Words by Katie Houston
It was just before dawn when I said goodbye to my partner Legs, my two pups, and the camper we had been living in for the last 3 months and took my first steps on the Colorado Trail. My pack was about 15 lbs lighter than it was when I started the AT in February of 2019; this was mostly due to the fact that I started with gear I received as Christmas presents when I was 10 years old that was heavy enough to make any ultralight hiker gasp.
I started my AT thru-hike as a solo female hiker and stayed that way until I met Legs in New York (and when you meet a man who will split the weekly motel bill with you AND carry the tent how can you refuse?)
On theme with my previous thru-hike, I found myself consistently, but politely, denying the offers I got to camp with other hikers. There was something empowering about being by myself and tackling the daily challenges of a thru-hike on my own terms.
It took about two days for me to fully realize just how much I had goofed by filling my pack with exclusively what was inside when I finished the AT and nothing more. But this wasn’t the AT: this was Colorado. There was much less coverage on the CT and the first few dozen miles left me without shade and with limited water sources. I was missing sunscreen, a way to carry an extra liter of water, and a hiking shirt that covered my shoulders. Needless to say, when Legs saw me next I was a bright (and unhappy) shade of red. A few days later I developed a gnarly case of heat rash all over my legs and elected to hike in my thermals just to keep my sun-exhausted skin covered.
Besides one slack-packing experience I had going over the Wildcat Range in NH, I never really had to worry about exposure on the AT. Most people ditched sunscreen within their first few weeks and storms were never terribly intense. I had heard about a tree taking out the corner of a shelter in VA and once had a tramily (trail family) member enthusiastically play harmonica to distract me from one particularly booming storm, but otherwise I never felt uncomfortable hiking in storms due to the generally good coverage on most of the trail.
Something that I learned about myself in Colorado is that I was definitely scared of thunderstorms. Not unreasonably so; the dangers of CO storms combined with the exposure of being above 11,000 feet was very real. But there were a few times I was woken up by storms and after meticulously counting the time between the cracks of thunder and the flashes of lightning that lit up my tent, I elected to crouch on top of my folded-over sleeping pad for up to half an hour as it passed overhead.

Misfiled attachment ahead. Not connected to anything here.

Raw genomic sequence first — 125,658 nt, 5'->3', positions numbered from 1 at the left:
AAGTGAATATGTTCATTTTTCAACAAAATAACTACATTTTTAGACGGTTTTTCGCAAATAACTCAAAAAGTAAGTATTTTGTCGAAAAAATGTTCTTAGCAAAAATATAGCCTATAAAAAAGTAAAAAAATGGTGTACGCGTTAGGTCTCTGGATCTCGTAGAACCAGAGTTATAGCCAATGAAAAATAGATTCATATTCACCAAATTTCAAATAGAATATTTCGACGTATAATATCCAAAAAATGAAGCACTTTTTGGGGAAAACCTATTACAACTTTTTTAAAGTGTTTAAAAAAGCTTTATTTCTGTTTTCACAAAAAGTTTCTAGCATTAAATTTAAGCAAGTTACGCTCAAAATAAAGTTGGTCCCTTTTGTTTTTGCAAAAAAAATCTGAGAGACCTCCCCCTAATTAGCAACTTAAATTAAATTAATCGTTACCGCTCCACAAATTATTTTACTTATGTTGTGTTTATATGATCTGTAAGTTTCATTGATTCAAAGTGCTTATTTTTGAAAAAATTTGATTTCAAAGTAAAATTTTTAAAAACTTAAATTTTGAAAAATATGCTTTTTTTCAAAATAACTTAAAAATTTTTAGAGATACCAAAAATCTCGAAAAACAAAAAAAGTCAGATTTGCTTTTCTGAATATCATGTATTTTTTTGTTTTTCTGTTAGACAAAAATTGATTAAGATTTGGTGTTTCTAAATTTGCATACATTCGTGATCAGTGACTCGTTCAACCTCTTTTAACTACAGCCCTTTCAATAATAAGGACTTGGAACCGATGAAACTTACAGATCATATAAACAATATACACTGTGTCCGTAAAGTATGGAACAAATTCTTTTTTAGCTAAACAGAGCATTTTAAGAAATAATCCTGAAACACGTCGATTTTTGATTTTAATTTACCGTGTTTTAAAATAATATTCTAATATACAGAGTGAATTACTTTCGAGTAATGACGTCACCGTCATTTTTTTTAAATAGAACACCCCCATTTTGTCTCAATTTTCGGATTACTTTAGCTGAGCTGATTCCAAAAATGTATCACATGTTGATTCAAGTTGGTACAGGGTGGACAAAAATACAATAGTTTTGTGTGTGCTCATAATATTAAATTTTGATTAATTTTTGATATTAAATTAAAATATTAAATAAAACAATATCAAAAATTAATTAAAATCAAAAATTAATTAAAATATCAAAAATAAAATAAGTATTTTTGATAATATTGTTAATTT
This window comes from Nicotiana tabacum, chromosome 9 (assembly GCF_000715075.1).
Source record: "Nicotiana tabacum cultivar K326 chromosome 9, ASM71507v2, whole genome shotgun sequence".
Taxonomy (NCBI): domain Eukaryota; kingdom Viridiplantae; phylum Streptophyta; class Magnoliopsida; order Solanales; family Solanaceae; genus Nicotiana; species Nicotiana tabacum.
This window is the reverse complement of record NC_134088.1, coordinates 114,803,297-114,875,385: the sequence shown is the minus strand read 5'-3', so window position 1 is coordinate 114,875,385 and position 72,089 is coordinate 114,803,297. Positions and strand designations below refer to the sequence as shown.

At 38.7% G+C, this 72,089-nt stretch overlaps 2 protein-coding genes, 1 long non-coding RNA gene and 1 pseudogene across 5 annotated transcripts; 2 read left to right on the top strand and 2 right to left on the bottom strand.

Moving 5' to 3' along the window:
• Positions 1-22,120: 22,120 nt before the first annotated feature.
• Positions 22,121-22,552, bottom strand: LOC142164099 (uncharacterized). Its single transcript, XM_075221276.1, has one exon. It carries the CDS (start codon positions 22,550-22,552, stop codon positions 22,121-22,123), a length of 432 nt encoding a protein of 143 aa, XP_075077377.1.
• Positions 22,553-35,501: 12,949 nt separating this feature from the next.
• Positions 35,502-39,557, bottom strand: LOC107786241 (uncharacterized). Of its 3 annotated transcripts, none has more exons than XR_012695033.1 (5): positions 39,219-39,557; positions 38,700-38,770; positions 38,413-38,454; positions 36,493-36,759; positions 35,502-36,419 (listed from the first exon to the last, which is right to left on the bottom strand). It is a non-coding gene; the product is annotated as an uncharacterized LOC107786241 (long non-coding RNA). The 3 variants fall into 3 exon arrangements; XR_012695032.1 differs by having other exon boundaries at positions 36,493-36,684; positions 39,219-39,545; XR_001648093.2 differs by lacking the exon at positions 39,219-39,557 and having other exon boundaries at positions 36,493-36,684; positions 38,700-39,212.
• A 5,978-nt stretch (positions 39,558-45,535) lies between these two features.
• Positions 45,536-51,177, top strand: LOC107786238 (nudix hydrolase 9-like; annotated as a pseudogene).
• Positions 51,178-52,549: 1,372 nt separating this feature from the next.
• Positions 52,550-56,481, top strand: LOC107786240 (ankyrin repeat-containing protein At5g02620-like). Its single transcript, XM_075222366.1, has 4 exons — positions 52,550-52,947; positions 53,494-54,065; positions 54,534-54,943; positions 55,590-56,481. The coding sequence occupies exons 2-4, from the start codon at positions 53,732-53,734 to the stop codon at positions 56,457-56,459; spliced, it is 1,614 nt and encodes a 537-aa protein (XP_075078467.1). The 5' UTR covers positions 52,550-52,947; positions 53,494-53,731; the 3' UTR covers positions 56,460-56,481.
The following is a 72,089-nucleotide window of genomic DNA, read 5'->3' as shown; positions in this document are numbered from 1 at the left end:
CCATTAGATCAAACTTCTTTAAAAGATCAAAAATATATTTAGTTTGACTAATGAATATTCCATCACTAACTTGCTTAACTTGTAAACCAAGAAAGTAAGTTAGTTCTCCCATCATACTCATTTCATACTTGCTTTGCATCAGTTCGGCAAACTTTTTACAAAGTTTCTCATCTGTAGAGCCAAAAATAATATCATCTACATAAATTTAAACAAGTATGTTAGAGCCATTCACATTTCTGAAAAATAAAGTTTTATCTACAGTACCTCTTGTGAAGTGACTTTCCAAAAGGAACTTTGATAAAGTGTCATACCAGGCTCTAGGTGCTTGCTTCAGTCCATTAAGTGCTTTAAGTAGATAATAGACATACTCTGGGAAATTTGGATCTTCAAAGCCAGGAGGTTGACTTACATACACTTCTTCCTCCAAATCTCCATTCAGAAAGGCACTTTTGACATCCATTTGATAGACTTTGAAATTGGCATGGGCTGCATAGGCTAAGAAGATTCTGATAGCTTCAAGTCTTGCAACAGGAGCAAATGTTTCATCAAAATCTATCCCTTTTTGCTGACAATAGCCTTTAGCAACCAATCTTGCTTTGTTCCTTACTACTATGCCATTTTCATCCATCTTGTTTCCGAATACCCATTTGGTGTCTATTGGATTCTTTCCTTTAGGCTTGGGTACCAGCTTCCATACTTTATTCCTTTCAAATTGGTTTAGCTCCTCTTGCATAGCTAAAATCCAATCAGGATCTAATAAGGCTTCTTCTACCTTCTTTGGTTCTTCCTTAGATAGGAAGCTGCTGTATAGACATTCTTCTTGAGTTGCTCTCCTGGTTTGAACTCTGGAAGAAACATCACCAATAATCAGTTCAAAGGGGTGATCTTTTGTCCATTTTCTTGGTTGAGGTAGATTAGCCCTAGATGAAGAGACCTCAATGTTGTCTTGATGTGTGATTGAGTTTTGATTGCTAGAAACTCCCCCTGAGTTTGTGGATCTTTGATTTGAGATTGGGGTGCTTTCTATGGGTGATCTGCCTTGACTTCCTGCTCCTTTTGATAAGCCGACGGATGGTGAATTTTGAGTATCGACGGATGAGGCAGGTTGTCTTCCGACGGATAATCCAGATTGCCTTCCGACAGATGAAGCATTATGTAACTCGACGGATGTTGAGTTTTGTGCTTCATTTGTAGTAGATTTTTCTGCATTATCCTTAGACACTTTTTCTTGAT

As much as I learned and grew as a hiker on the CT, making it to Durango all the way from Denver really didn’t feel like the finish I was expecting. I felt like I had just gotten my trail legs in the last week… now it’s over? The 3 ½ weeks I spent on trail felt more like a sprint than an endurance challenge. The sheer length of the AT and the 5 months that it took me to complete it was undoubtedly taking some of the glory away from my CT finish.
But that didn’t satisfy me. My AT thru-hike goals were focused around enjoying the experience and making it to the end with a smile on my face. But somewhere along the CT, I decided that pushing myself and hiking longer days was what was fulfilling for me. So, I ventured off again on the CT, this time 75 miles north of Durango. I headed SOBO down the trail with a goal of completing the trek back to the finish line in 2 days… and I did it.
The girl that had completed her thru-hike of the AT was not the same person that hiked 75 miles in 2 days. I hadn’t completed a single marathon day in my time on the AT and my policy was never to hike past 6 pm while on trail. I now have goals that include averaging 30 miles per day and attempting FKT records; this was something that I never would have had confidence in myself to accomplish had I not had such a fulfilling experience at the end of my CT thru-hike.
And I can’t wait to see what I learn from my next adventure and where the trails take me next.
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